Just a few months after they were first proposed, plans to bring a 17-storey condo and rental building to a site directly across from Toronto’s High Park have been put on ice. This is following the latest City Council deliberations, which wrapped up last week and saw Council issued a formal refusal barring the development from moving forward at 1930-1938 Bloor Street West, and 3, 5, and 21 Quebec Avenue based on a recommendation provided by Toronto and East York community planning staff.

A decision report dated April 19, 2024, and prepared by the Director of Community Planning for Toronto and East York, Carly Bowman, explained that “the application in its current form is not supportable” and “does not meet Official Plan policies in terms of public realm and built form.”

Bowman’s recommendation for refusal was considered by the Toronto and East York Community Council on May 7, 2024, and was thereafter adopted — a move that ensured that City Council would be considering it at their May meeting. Before Council, the refusal was adopted “without amendments and without debate.”

high park torontoDepiction of the subject site at 1930-1938 Bloor Street West, and 3, 5, and 21 Quebec Avenue. (WND Associates)

Backlash From The Start

The proposal in question comes from Clifton Blake: a Toronto-based real estate asset management firm that, on another note, announced an integration with Wilkinson Construction to form CB Wilkinson on Tuesday.

Clifton Blake’s plans — filed with the City at the end of February — involved bringing a 17-storey, 62-metre mixed-use high-rise with 144 residential units to the site. That latter figure was broken down into 132 new condo units and 12 replacement rental units.

It wasn’t long after the development plans became public that members of the community began to vocalize their concerns. The High Park Tenants’ Association (HPTA), for one, published an update on April 18, 2024, underlining that the proposed development goes against guidelines of the Bloor West Village Avenue Study, which limits heights on Bloor to a maximum of eight storeys, from Clendenan Avenue to Keele Street.

This was one of the main concerns aired at a virtual community consultation that was held on April 30, 2024, and attended by Parkdale-High Park Councillor Gord Perks, who is also the current chair of the Planning and Housing Committee, City Planner Kishmita Arora, other City representatives, Clifton Blake, and the planning firm that prepared Clifton Blake’s proposal: WND Associates.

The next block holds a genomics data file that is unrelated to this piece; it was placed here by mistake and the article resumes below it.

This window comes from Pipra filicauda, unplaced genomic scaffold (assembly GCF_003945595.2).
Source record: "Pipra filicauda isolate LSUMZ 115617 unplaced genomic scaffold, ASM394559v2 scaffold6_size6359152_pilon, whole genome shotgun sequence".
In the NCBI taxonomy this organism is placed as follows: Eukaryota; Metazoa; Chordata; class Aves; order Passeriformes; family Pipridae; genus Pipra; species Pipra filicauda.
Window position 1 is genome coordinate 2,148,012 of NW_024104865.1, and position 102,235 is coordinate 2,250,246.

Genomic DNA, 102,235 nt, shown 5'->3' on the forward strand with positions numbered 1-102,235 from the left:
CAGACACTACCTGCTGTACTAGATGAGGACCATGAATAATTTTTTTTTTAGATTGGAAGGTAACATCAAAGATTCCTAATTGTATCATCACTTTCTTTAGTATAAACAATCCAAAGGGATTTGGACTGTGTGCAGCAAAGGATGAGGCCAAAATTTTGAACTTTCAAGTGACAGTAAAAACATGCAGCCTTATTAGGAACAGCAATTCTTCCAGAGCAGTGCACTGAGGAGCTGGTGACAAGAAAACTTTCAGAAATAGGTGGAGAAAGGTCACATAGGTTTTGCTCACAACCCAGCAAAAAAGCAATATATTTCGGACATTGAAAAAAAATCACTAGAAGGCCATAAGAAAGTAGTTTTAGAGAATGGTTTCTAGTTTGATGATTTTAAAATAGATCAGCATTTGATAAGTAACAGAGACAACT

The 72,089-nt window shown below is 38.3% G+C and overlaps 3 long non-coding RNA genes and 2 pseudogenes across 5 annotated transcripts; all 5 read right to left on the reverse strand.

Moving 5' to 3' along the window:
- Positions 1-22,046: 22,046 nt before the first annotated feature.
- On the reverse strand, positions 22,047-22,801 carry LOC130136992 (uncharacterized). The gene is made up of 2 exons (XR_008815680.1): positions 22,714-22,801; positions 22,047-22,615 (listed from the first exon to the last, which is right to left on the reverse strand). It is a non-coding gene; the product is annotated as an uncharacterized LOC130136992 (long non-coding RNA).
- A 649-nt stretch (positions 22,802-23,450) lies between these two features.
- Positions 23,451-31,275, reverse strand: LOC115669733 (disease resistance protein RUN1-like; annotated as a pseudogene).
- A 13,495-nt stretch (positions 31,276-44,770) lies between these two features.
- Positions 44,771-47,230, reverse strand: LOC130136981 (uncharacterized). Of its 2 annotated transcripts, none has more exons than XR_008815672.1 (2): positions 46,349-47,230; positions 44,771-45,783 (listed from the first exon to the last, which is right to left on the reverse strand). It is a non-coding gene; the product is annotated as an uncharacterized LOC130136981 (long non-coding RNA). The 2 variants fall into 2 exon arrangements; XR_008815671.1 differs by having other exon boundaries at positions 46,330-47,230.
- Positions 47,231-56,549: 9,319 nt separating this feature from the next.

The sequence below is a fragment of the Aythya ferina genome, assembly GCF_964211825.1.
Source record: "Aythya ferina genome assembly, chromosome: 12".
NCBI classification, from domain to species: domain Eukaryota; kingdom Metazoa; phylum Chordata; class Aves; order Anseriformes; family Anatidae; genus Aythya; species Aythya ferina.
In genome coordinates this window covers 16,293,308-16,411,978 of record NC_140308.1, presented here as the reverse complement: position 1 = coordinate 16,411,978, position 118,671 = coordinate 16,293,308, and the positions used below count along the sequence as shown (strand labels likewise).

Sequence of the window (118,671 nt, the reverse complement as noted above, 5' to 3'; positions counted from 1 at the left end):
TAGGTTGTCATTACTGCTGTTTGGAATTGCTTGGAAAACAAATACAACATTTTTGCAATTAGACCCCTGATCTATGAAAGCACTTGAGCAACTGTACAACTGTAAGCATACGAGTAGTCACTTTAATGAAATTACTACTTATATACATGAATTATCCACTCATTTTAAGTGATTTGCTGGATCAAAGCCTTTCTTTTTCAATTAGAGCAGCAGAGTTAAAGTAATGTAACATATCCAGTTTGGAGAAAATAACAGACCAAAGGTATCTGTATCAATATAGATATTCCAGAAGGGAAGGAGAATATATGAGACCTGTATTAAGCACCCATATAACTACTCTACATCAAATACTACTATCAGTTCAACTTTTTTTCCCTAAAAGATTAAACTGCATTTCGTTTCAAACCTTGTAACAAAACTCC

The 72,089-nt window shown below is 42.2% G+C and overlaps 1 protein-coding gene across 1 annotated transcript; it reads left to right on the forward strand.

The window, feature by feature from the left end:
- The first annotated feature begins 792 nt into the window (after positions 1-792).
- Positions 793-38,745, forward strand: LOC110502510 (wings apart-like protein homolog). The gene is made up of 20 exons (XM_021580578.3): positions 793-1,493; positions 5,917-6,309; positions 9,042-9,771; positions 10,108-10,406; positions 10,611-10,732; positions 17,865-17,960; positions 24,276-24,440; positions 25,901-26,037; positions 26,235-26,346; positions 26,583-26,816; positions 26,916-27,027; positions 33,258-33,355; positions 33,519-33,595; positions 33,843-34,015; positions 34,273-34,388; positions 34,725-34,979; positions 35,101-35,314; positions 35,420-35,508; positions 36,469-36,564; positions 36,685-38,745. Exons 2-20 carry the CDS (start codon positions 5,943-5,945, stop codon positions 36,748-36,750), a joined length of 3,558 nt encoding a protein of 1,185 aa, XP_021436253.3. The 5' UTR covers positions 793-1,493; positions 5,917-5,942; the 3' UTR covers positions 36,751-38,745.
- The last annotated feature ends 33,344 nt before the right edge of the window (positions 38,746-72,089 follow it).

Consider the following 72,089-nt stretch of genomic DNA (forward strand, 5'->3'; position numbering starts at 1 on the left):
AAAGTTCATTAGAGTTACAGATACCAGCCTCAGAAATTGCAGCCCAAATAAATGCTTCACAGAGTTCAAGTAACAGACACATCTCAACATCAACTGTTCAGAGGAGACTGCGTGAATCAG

During that meeting, and also in an interview with STOREYS on May 16, 2024, Councillor Perks expressed that the HPTA did in fact have a point. In addition to the fact that the proposed development exceeded the maximum height from the Bloor West Village Avenue Study, the building was planned to be setback six or six-and-a-half metres, when the recommendation is nine metres to maintain the “generous” sidewalks along Bloor.

“And the other [guideline] is, and this is particular to the area near High Park, to maintain when buildings get taller to make them narrower, so we maintain views into the park,” Perk added.

But even beyond that, Perks emphasized what Bowman did in her April 19 report, noting that the proposal disagreed with broader city planning rules for mid- versus high-rise typology. “[The developer wants] mid-rise width, tall building height,” he said. “And the thing about planning, you know, the reason that we don't just let people build anything anywhere, is buildings have impacts on each other and on the larger community. And what we try to do is encourage growth in a way that those impacts are positive. The proposal would have negative impacts.”

City Staff Open To Resubmission

Despite the plethora of concerns about how the proposed development would affect the character of the neighbourhood, traffic, pedestrian safety, and the ecology of High Park — which is recognized as “one of the most environmentally significant areas” in the city, with approximately two-thirds currently “in a natural state” — WND President Andrew Ferancik raised what many would regard as a valid point at the April 30 community consultation.

“The amount of housing that [the proposed] can deliver... is more than a lower building. And I think that needs to be said, just given the focus that there is in the media these days, and the city wants to build 1.5 million new homes in seven years,” Ferancik said. “If it can’t be right next to a subway station, to some degree, I think we have to reevaluate the policy.”

Although that point alone clearly wasn’t enough for city staff to disregard area-specific and city-wide planning policies, it’s one that certainly hasn’t been lost on Councillor Perks, who told STOREYS that he would be on board with a resubmission from Clifton Blake in the future.

“I think that there's a perfectly good case to be made for a new building going there. I think it's a great site for a new building,” he said. “It just requires that the developers... follow the rules of good planning.”

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